Is the answer then, not to idealize love in the way we imagine God or soul, creating such illusions to make those that seek, feel like failures in the absence of achieving that which cannot even sufficiently be described. The poem I write is about the holy grail of love, something one aspires to like God but the truth of which may never be known or perhaps something definable like the nuclear fusion within the Sun but extremely difficult to replicate.

.

.

.

My Lord, I see you burn in passionate collisions / the universe conspires for such a meeting of minds in atoms / Was that the pressures of the Milky Way / the burdensome tug of orbit / gruesome gravity of planets / or nothing / but the fallacy of an eternal flame of selflessness //

Magnetic / interactions of atoms in soul / folding in unison into the hot of temperament / or was it temperature / Are they not the same / and us, mediocre imitations in our tepid flares of love sonnets / our feeble attempts in the melding of atoms / as we disrupt under practical pressures to a sad fission//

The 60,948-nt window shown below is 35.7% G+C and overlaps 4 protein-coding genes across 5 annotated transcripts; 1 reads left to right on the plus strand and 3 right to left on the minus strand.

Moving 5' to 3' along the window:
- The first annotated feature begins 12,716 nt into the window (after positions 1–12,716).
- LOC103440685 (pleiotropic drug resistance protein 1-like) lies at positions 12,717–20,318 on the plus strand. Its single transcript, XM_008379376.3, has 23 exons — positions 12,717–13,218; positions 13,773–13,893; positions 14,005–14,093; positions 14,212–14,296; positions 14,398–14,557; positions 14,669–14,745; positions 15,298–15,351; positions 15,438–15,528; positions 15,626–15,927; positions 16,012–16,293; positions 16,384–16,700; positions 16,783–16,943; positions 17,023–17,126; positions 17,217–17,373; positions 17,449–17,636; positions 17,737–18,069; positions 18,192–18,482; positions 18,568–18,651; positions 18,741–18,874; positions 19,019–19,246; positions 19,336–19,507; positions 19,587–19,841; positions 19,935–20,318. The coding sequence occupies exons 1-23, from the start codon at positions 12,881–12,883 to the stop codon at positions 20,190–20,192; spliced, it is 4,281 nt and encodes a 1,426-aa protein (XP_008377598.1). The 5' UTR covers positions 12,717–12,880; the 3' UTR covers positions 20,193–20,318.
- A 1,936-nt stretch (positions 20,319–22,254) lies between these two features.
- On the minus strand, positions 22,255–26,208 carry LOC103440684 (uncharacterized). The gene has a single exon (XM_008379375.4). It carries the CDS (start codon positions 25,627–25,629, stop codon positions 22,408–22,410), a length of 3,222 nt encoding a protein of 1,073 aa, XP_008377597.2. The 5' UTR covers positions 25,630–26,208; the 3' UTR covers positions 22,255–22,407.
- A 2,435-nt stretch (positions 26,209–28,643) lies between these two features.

You burn in the lack of a starry name / venerated in mythical euphemisms of Man to be solely himself / Mithra / Jesus / Sol invictus / but You are no Man nor Woman / You power the world of plants / brighten Venus and Mars / hold the earth in a vice grip / as you vaporize the emotions of the morning /after the lashing out among the sheets of a bygone night under a full moon / which is simply fire on a dimmer switch //

The Love frenzy of plankton / boiling away the ocean for the function of the ages / acceding to the philosophy of purpose / practicing economy of gonads / surviving annhilation in annhilation / What then is love / but that which is in You, the Solar orb / the singular conceit of eternity in a blaze / and we my Lord, can never match that / in our petty commitments to mortality //